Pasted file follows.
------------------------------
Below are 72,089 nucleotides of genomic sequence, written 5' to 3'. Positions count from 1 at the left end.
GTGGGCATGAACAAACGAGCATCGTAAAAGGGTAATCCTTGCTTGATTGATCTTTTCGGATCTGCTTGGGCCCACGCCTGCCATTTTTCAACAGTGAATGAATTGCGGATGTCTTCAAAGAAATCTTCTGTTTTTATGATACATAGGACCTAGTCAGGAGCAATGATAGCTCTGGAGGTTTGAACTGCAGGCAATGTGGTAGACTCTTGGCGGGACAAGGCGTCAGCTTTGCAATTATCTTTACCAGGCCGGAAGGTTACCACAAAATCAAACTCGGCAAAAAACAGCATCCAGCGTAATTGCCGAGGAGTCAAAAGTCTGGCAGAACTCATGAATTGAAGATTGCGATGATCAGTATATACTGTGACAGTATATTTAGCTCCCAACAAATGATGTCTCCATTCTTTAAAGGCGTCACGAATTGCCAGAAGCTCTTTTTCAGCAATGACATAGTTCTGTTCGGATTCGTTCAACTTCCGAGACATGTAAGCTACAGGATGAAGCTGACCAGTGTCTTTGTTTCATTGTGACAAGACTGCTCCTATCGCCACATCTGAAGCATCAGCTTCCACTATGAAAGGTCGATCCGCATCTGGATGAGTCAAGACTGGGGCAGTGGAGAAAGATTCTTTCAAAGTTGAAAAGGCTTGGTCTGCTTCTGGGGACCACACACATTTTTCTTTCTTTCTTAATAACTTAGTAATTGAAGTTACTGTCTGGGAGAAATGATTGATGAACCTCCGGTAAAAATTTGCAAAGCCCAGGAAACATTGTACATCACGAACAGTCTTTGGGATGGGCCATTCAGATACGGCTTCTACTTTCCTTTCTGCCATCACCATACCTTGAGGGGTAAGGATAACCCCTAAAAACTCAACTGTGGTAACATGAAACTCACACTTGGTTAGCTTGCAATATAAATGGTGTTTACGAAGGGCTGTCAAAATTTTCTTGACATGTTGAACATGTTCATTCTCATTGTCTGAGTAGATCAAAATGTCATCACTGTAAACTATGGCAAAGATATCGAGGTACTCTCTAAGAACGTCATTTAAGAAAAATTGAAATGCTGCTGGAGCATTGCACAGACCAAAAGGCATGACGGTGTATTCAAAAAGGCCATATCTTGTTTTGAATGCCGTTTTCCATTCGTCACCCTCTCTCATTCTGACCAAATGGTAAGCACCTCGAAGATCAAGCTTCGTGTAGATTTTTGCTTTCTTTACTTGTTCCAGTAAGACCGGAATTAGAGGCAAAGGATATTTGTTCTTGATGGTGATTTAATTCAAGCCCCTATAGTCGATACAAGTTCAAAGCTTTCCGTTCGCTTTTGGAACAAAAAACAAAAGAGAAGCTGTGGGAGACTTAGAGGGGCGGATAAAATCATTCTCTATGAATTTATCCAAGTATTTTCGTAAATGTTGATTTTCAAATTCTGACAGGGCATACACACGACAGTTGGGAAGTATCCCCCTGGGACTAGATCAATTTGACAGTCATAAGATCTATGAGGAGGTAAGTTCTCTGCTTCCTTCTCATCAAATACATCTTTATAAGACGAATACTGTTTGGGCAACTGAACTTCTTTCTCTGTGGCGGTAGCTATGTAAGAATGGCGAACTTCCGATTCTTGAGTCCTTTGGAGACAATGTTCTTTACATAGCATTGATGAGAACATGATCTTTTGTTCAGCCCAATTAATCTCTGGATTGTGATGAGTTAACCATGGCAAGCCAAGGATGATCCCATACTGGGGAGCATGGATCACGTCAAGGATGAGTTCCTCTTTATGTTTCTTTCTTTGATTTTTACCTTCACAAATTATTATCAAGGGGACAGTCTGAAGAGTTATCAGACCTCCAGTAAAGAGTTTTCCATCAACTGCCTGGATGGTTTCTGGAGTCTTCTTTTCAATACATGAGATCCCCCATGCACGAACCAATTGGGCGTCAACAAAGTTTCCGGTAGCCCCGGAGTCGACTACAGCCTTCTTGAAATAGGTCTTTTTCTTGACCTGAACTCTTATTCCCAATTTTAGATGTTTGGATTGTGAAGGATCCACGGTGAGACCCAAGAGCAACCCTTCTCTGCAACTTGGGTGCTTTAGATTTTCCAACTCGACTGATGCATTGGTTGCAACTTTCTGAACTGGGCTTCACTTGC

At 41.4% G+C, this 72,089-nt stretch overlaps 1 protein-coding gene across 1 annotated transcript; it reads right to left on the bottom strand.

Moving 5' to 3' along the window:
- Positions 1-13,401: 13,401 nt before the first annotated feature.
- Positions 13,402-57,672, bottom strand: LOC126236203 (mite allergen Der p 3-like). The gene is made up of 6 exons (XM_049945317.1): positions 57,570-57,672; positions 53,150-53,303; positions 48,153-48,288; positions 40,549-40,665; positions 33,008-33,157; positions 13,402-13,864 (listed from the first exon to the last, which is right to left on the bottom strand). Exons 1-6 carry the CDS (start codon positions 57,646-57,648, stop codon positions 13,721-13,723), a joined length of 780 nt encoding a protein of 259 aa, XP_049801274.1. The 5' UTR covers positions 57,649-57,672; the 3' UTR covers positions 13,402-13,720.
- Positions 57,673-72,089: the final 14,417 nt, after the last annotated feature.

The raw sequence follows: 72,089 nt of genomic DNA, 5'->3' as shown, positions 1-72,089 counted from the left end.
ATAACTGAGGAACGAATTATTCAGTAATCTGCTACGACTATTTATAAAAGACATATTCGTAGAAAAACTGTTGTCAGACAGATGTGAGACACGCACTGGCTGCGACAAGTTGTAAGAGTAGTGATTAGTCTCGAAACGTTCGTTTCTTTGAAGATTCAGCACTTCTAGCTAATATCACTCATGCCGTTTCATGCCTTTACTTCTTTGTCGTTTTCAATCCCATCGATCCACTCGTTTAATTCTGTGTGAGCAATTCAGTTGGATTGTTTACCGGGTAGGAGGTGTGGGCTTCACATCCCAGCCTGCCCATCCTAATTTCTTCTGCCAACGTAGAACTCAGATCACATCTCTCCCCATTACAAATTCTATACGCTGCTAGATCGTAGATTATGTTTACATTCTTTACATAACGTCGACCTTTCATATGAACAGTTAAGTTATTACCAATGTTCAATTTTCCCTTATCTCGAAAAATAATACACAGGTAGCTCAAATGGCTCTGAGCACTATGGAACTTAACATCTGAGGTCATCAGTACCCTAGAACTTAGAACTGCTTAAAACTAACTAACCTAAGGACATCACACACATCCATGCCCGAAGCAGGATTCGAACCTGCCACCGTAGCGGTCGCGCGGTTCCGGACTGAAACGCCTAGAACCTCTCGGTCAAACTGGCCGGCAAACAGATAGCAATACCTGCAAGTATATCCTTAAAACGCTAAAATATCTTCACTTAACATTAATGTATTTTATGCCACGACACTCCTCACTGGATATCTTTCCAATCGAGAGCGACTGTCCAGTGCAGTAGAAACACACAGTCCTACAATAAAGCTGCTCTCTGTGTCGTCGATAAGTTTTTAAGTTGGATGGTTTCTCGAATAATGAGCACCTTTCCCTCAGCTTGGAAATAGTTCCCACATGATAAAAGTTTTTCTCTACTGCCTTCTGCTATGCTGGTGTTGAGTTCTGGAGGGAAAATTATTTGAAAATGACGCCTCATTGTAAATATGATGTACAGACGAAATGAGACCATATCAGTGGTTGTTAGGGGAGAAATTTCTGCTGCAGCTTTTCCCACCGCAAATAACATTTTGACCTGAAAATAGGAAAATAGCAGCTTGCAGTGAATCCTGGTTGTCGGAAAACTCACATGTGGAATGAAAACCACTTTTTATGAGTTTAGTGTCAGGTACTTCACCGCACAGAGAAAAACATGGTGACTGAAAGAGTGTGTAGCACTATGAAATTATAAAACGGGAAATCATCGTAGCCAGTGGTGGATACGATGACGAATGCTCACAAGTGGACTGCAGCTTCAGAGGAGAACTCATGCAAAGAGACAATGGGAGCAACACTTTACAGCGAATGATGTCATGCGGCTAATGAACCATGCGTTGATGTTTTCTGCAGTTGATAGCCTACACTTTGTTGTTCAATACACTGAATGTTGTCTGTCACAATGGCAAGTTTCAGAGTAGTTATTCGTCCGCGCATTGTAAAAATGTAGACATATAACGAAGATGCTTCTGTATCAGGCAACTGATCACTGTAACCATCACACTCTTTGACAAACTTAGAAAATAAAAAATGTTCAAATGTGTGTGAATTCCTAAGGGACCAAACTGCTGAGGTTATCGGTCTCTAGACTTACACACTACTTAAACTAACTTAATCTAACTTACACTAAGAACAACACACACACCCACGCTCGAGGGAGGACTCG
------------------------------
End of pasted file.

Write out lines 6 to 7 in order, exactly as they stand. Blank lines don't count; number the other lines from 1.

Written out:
- Positions 13,402-57,672, bottom strand: LOC126236203 (mite allergen Der p 3-like). The gene is made up of 6 exons (XM_049945317.1): positions 57,570-57,672; positions 53,150-53,303; positions 48,153-48,288; positions 40,549-40,665; positions 33,008-33,157; positions 13,402-13,864 (listed from the first exon to the last, which is right to left on the bottom strand). Exons 1-6 carry the CDS (start codon positions 57,646-57,648, stop codon positions 13,721-13,723), a joined length of 780 nt encoding a protein of 259 aa, XP_049801274.1. The 5' UTR covers positions 57,649-57,672; the 3' UTR covers positions 13,402-13,720.
- Positions 57,673-72,089: the final 14,417 nt, after the last annotated feature.